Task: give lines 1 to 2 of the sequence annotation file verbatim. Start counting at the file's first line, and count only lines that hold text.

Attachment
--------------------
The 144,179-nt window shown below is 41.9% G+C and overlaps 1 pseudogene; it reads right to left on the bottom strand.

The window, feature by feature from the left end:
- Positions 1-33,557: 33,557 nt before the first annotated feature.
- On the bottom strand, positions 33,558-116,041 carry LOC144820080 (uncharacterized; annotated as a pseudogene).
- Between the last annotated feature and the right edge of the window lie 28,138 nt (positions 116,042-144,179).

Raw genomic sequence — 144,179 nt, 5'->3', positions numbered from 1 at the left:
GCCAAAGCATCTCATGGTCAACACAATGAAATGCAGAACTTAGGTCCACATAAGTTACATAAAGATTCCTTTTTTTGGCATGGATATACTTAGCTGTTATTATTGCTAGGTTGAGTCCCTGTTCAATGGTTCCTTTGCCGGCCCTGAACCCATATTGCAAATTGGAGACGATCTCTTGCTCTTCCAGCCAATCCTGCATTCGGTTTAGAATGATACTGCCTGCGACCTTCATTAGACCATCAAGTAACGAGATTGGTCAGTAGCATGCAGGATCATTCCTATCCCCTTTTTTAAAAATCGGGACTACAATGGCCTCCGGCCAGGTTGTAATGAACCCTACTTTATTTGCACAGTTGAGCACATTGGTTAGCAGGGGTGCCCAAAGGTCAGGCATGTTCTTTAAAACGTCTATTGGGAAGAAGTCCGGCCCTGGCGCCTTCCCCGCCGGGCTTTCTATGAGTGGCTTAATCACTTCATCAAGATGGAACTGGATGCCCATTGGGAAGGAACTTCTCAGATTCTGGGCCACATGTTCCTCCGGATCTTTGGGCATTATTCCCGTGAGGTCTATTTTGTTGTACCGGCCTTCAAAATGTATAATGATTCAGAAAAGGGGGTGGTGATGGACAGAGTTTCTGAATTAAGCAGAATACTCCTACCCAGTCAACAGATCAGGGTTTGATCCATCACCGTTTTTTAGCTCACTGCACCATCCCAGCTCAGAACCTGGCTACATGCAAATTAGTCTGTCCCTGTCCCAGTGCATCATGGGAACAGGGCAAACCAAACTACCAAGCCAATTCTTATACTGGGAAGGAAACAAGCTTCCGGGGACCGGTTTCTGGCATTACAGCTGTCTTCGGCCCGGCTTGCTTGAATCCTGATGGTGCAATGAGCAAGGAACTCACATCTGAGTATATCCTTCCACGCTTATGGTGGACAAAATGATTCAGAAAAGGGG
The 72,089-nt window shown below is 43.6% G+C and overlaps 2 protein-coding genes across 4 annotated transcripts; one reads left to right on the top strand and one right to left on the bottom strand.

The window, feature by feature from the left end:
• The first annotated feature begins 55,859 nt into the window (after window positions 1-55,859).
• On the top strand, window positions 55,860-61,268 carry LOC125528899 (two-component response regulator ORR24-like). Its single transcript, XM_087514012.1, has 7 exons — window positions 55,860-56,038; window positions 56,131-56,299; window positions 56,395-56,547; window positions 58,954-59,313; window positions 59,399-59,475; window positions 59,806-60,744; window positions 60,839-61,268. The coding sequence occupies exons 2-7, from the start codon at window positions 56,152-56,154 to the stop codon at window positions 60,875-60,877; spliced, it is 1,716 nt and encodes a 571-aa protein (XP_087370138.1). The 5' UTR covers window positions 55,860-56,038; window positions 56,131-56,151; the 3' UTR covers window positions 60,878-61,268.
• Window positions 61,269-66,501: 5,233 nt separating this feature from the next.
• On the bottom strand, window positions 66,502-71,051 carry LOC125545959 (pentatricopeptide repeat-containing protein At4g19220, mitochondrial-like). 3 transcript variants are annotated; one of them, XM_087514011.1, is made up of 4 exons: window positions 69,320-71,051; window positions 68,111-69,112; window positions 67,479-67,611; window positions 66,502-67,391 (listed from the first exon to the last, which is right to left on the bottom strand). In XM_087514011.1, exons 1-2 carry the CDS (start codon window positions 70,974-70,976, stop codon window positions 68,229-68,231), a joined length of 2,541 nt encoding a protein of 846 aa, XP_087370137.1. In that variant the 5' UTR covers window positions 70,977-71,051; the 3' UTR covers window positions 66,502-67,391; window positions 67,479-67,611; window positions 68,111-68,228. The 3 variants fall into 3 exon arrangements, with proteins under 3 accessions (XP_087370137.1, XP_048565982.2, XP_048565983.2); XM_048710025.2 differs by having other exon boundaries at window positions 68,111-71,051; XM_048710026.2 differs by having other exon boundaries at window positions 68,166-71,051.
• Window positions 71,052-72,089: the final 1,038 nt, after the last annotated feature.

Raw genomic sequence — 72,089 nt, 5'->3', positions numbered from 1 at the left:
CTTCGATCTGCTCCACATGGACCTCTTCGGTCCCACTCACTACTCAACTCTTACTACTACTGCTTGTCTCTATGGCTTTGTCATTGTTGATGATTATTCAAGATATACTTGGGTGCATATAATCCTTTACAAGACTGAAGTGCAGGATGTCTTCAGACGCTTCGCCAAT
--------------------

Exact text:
The 144,179-nt window shown below is 41.9% G+C and overlaps 1 pseudogene; it reads right to left on the bottom strand.

The window, feature by feature from the left end: